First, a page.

Mountain Biking Attire
Mountain biking attire can vary considerably depending on weather, time of the day and locations. Checking the weather forecast can allow the rider to find out how many layers they should wear.
The rider should refrain from going out in their best clothing and wear comfortable clothing that the rider doesn’t mind getting dirty or damaged. Investing in a pair of padded shorts can be beneficial, with a pair of good quality mountain biking shoes. The rider should not forget about wearing a good quality trail helmet. Studies have shown, wearing a bike helmet can reduce serious head injury by seventy percent.
If a rider is thinking about spending the day out at the trail it’s definitely worth them taking more than their credit card. Having some small snacks and a drink to keep away any dehydration and hunger pains is always a good idea.
Mountain biking can be no fun if a rider is riding on any empty stomach or a dry mouth. Packing an extra tube in case of a puncture can definitely come in handy. Learning how to change a flat will definitely come in handy if a rider is thinking about biking on a regular basis.
Opportunities to Improve
All mountain bike trails are different with a wide range of climbs, descents, terrains and technical parts. Entry level mountain bikers can find it daunting. Taking the plunge on every ride to try something different will improve a rider's mountain biking skills. Always skipping the opportunity over fear will cause the rider not to improve. However, a rider should only take on a new challenge if they feel it is safe to do so.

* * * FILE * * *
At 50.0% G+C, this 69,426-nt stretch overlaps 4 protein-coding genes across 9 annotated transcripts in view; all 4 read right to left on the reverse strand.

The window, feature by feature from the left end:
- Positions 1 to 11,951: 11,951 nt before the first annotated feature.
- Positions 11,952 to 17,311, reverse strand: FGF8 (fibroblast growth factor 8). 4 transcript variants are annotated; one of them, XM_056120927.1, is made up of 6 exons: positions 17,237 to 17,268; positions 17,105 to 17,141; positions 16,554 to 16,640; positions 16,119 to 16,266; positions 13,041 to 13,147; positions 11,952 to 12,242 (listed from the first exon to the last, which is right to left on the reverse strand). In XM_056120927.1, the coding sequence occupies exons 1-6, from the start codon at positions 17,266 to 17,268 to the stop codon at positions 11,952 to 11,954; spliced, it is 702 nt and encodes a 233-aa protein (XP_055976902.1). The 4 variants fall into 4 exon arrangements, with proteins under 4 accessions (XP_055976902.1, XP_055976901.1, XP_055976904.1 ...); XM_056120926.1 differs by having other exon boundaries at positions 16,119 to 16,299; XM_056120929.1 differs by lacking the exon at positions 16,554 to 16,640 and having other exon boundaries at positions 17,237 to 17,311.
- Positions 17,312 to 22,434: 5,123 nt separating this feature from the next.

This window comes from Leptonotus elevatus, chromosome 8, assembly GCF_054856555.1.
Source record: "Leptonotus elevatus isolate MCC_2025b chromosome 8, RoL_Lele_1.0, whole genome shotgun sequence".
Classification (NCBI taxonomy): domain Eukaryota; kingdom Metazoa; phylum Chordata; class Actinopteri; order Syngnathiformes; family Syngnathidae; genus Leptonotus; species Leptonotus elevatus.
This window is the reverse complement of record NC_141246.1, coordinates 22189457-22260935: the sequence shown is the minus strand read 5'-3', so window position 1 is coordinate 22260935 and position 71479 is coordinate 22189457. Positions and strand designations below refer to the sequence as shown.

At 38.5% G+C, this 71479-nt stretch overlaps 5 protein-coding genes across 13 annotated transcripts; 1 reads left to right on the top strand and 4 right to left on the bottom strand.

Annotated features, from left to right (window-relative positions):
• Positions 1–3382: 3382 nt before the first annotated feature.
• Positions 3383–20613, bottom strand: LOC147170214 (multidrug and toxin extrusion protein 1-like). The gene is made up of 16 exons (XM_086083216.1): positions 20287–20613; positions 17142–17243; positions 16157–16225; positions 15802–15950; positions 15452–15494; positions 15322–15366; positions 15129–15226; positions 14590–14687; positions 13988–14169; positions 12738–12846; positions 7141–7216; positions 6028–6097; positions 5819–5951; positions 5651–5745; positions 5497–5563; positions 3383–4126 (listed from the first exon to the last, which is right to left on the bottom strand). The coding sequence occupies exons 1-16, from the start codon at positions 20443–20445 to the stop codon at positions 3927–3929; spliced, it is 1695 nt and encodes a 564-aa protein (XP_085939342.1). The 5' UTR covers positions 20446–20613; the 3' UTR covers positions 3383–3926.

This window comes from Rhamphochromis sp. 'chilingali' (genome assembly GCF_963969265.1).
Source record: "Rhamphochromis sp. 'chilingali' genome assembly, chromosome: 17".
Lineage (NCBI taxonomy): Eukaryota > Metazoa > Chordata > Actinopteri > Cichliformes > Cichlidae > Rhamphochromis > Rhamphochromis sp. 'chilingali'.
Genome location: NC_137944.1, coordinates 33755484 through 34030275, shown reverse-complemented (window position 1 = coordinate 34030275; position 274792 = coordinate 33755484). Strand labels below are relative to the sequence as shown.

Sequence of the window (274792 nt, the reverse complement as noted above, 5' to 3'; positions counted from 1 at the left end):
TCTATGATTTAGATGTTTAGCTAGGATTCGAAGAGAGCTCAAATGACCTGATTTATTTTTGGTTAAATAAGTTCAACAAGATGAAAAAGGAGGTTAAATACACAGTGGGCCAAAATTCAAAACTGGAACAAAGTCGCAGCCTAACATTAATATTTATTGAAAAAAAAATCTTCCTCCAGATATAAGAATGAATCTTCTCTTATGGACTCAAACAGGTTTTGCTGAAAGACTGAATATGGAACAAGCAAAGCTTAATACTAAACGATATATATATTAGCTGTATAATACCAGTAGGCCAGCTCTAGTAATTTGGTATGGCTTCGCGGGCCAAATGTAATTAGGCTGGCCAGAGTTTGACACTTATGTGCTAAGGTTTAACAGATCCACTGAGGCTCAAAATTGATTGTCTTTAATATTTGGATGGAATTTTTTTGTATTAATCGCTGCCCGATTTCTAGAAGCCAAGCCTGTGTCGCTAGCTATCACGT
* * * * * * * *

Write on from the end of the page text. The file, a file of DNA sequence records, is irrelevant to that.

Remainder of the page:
Exploring a new trail is no fun if you're hearing funny noises as you pedal. Mountain bikes require regular maintenance. One of the best ways of maintaining a bike is getting into a good habit of cleaning it on a regular basis. Cleaning the bike on a regular basis will allow the rider to spot any wear and tear before it turns into a more serious issue.
Taking a few minutes to check over the bike can save the rider from a long walk home. Checking the air in the tires is at the required PSI level as flat tires can cause
the bike to work a lot harder. The required PSI level can be found in the instruction manual.
Testing the brakes by rolling the bike back and forth by gently applying the brake lever. Check that the brake pads have not worn out. Make sure the chain is working efficiently with the relevant lubricant applied.
We hope you have enjoyed our article on Sharpening Up Your Mountain Biking Skills and found it helpful and informative. A guest blog from Mike Murray at Road and Mountain Bike Reviews
My name is Colin Baird and I want to see all of Scotland by bicycle.